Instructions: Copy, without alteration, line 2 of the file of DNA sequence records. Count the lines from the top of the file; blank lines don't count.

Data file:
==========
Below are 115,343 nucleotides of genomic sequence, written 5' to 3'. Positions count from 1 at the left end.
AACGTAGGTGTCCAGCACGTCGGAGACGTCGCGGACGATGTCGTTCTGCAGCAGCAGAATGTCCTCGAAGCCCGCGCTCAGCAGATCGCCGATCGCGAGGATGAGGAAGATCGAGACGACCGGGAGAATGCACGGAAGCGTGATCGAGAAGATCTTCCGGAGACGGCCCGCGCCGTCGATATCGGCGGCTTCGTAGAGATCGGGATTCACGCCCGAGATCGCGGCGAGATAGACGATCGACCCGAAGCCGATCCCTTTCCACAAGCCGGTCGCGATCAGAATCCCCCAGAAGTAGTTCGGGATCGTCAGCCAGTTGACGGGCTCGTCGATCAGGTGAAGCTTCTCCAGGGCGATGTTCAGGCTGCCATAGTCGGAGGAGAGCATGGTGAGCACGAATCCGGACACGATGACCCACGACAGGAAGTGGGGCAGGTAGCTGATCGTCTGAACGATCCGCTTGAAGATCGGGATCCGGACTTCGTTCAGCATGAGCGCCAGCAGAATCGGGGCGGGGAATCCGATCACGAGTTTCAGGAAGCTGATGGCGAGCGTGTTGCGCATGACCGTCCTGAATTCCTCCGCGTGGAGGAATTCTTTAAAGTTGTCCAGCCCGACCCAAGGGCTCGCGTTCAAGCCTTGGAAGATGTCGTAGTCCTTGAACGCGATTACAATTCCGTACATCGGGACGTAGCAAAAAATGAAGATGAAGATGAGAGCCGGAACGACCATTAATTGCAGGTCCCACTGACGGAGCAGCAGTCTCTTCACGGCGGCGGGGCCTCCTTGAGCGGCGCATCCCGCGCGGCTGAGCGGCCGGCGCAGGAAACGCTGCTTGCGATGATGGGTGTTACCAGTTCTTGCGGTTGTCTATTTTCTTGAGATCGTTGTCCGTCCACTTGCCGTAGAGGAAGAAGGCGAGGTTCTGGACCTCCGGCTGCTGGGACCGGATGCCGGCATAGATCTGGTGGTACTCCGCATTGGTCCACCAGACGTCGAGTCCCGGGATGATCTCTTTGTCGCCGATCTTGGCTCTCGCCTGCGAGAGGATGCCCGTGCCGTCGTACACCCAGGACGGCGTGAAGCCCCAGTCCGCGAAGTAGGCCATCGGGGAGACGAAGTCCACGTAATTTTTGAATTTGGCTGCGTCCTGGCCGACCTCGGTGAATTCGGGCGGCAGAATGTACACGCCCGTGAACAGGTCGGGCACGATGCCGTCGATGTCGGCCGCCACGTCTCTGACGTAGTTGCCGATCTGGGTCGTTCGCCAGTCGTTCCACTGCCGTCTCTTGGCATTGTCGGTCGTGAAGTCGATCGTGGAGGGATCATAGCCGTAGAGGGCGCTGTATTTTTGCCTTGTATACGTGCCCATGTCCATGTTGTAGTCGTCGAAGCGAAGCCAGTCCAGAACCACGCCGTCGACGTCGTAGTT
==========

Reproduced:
AACGTAGGTGTCCAGCACGTCGGAGACGTCGCGGACGATGTCGTTCTGCAGCAGCAGAATGTCCTCGAAGCCCGCGCTCAGCAGATCGCCGATCGCGAGGATGAGGAAGATCGAGACGACCGGGAGAATGCACGGAAGCGTGATCGAGAAGATCTTCCGGAGACGGCCCGCGCCGTCGATATCGGCGGCTTCGTAGAGATCGGGATTCACGCCCGAGATCGCGGCGAGATAGACGATCGACCCGAAGCCGATCCCTTTCCACAAGCCGGTCGCGATCAGAATCCCCCAGAAGTAGTTCGGGATCGTCAGCCAGTTGACGGGCTCGTCGATCAGGTGAAGCTTCTCCAGGGCGATGTTCAGGCTGCCATAGTCGGAGGAGAGCATGGTGAGCACGAATCCGGACACGATGACCCACGACAGGAAGTGGGGCAGGTAGCTGATCGTCTGAACGATCCGCTTGAAGATCGGGATCCGGACTTCGTTCAGCATGAGCGCCAGCAGAATCGGGGCGGGGAATCCGATCACGAGTTTCAGGAAGCTGATGGCGAGCGTGTTGCGCATGACCGTCCTGAATTCCTCCGCGTGGAGGAATTCTTTAAAGTTGTCCAGCCCGACCCAAGGGCTCGCGTTCAAGCCTTGGAAGATGTCGTAGTCCTTGAACGCGATTACAATTCCGTACATCGGGACGTAGCAAAAAATGAAGATGAAGATGAGAGCCGGAACGACCATTAATTGCAGGTCCCACTGACGGAGCAGCAGTCTCTTCACGGCGGCGGGGCCTCCTTGAGCGGCGCATCCCGCGCGGCTGAGCGGCCGGCGCAGGAAACGCTGCTTGCGATGATGGGTGTTACCAGTTCTTGCGGTTGTCTATTTTCTTGAGATCGTTGTCCGTCCACTTGCCGTAGAGGAAGAAGGCGAGGTTCTGGACCTCCGGCTGCTGGGACCGGATGCCGGCATAGATCTGGTGGTACTCCGCATTGGTCCACCAGACGTCGAGTCCCGGGATGATCTCTTTGTCGCCGATCTTGGCTCTCGCCTGCGAGAGGATGCCCGTGCCGTCGTACACCCAGGACGGCGTGAAGCCCCAGTCCGCGAAGTAGGCCATCGGGGAGACGAAGTCCACGTAATTTTTGAATTTGGCTGCGTCCTGGCCGACCTCGGTGAATTCGGGCGGCAGAATGTACACGCCCGTGAACAGGTCGGGCACGATGCCGTCGATGTCGGCCGCCACGTCTCTGACGTAGTTGCCGATCTGGGTCGTTCGCCAGTCGTTCCACTGCCGTCTCTTGGCATTGTCGGTCGTGAAGTCGATCGTGGAGGGATCATAGCCGTAGAGGGCGCTGTATTTTTGCCTTGTATACGTGCCCATGTCCATGTTGTAGTCGTCGAAGCGAAGCCAGTCCAGAACCACGCCGTCGACGTCGTAGTT